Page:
Prior to the founding of colonial Singapore in 1819, Singapore was inhabited by indigenous Malays and seafaring Orang Laut. The Malay population in Singapore surged as a result of the movement of Malays in the region. Malay Singaporean dishes tend to be influenced by food from neighboring Malaysia and Indonesia, as such liberal in the use of coconut milk and rempah (spice paste). For the Peranakans, descendants of Chinese immigrants who married local Malays, the Malay influence is obvious: the foundations of their cuisine are built on Chinese ingredients cooked with spices and Malay techniques.
When Malay Indonesians came to Singapore, they brought food like sate with them. Satay, as we call sate in Singapore, is a Malay dish comprising grilled meat on skewers that is believed to have originated in Java. Indonesian satay is usually served with a kecap manis (sweet soy sauce)-based dip while Singaporean satay comes with a mildly spicy peanut sauce dip, with some Chinese Singaporean satay vendors adding a dollop of pineapple purée to the dip and offering pork as an option, a meat that is not found in traditional satay since Malays are mostly Muslims.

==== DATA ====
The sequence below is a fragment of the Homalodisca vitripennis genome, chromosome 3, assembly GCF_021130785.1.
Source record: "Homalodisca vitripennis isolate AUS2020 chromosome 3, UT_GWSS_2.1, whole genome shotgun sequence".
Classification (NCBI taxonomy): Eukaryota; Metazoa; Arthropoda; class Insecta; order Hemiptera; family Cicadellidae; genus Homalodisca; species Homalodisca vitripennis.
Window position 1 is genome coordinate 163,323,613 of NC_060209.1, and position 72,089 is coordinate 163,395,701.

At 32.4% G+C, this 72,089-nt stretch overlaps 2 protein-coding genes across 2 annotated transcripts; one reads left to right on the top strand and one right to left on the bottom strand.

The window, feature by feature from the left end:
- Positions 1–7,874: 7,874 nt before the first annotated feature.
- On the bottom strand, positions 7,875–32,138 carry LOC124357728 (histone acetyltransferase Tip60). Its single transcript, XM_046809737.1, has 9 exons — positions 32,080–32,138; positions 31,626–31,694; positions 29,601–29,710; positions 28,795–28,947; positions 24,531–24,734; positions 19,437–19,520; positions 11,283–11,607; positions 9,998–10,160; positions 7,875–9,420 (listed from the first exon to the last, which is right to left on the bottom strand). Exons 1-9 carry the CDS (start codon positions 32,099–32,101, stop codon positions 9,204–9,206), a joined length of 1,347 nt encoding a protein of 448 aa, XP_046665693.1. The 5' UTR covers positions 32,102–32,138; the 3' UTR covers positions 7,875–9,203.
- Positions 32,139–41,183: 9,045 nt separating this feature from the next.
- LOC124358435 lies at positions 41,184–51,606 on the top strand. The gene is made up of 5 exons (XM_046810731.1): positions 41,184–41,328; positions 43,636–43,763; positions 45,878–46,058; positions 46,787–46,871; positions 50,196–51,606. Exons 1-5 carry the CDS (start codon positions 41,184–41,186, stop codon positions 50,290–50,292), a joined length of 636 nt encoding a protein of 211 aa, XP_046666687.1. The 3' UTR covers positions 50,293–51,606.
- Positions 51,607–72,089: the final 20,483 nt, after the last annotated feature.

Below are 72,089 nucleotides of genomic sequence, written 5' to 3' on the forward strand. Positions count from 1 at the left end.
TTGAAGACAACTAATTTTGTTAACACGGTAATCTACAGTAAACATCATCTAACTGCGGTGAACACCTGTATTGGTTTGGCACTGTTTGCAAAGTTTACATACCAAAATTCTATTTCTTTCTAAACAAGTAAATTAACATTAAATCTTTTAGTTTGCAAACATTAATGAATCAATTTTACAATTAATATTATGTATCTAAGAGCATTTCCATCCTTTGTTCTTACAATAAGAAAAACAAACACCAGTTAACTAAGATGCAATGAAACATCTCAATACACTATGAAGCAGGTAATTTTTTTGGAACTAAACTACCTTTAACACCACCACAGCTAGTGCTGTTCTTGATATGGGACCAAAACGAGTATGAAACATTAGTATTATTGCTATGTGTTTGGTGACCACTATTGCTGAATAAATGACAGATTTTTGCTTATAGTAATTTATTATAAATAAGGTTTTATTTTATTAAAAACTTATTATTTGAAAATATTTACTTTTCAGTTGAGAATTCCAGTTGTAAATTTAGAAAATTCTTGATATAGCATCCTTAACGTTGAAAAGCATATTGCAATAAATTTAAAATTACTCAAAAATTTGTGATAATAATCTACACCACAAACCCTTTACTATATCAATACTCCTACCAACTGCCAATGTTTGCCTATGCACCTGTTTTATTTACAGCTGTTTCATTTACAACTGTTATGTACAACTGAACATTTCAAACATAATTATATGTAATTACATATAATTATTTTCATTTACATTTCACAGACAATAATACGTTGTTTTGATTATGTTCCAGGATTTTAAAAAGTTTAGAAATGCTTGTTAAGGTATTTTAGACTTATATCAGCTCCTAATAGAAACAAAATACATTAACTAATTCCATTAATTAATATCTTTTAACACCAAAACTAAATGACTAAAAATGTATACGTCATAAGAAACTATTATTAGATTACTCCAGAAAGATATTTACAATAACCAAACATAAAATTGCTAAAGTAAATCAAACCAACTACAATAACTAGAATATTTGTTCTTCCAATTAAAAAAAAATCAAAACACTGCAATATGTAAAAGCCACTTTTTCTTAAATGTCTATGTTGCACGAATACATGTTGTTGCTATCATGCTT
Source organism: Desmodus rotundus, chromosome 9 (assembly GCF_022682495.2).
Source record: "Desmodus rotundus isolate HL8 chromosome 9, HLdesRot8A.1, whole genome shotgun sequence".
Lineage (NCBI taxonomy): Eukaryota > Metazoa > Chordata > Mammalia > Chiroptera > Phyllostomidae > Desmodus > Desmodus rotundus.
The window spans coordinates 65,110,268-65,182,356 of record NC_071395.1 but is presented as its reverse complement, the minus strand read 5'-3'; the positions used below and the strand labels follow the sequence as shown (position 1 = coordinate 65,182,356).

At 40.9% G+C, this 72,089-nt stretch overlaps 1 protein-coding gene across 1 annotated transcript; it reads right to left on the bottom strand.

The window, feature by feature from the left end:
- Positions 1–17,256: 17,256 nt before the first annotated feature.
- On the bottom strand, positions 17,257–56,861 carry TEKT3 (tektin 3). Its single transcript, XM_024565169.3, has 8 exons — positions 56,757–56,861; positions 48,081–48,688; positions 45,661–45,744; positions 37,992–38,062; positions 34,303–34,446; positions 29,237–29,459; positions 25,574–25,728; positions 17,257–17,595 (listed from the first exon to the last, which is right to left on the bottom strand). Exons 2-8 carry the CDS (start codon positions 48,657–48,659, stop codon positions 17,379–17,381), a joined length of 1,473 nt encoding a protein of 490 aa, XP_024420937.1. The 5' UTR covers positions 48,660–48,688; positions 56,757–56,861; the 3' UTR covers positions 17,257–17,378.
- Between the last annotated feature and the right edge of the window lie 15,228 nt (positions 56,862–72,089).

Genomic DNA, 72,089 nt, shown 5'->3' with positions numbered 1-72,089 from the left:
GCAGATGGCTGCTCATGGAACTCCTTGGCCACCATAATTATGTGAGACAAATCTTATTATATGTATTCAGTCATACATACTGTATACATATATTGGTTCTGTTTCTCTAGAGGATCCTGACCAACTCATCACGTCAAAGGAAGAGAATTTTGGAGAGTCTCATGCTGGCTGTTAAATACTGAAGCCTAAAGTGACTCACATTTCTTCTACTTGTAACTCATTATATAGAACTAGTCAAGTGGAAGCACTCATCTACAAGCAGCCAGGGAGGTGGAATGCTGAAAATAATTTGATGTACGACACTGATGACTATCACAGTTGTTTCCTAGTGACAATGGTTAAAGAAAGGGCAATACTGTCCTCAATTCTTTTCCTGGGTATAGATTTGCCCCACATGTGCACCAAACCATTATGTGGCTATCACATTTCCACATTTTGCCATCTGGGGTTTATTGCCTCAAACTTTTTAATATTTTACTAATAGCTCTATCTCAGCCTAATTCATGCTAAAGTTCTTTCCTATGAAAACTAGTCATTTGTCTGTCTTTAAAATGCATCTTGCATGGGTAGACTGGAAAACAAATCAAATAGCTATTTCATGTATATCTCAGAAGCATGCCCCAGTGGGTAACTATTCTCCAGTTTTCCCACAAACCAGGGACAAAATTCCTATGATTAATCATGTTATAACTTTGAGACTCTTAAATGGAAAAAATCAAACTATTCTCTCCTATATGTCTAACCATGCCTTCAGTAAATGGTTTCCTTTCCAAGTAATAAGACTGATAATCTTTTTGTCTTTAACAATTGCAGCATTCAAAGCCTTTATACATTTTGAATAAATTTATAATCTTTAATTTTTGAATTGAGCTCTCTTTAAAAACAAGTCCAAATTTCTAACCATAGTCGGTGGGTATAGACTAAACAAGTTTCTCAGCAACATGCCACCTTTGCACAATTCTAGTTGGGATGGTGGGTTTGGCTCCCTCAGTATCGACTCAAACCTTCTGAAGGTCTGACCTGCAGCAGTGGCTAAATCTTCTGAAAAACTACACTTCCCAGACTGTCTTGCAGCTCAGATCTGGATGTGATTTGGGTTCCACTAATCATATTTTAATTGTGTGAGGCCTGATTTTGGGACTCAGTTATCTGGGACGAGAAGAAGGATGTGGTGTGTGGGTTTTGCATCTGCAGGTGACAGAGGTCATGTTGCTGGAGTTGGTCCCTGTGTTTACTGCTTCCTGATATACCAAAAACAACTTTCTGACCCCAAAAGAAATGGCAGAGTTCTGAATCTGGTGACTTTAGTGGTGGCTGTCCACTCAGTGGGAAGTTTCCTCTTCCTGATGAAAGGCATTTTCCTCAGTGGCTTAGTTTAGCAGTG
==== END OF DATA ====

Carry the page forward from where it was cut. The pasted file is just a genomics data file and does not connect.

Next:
Likewise, rojak, a fruit and vegetable salad that Singapore is known for, came from Indonesia. Today, the rojak we are familiar with in Singapore uses vastly different ingredients, mostly vegetables with pineapple and you char kway (dough fritter). There exists a local variant, barely recognizable even, called rojak bandung which consists of boiled kangkung (water spinach) and cuttlefish dressed in a sweet and tangy sauce.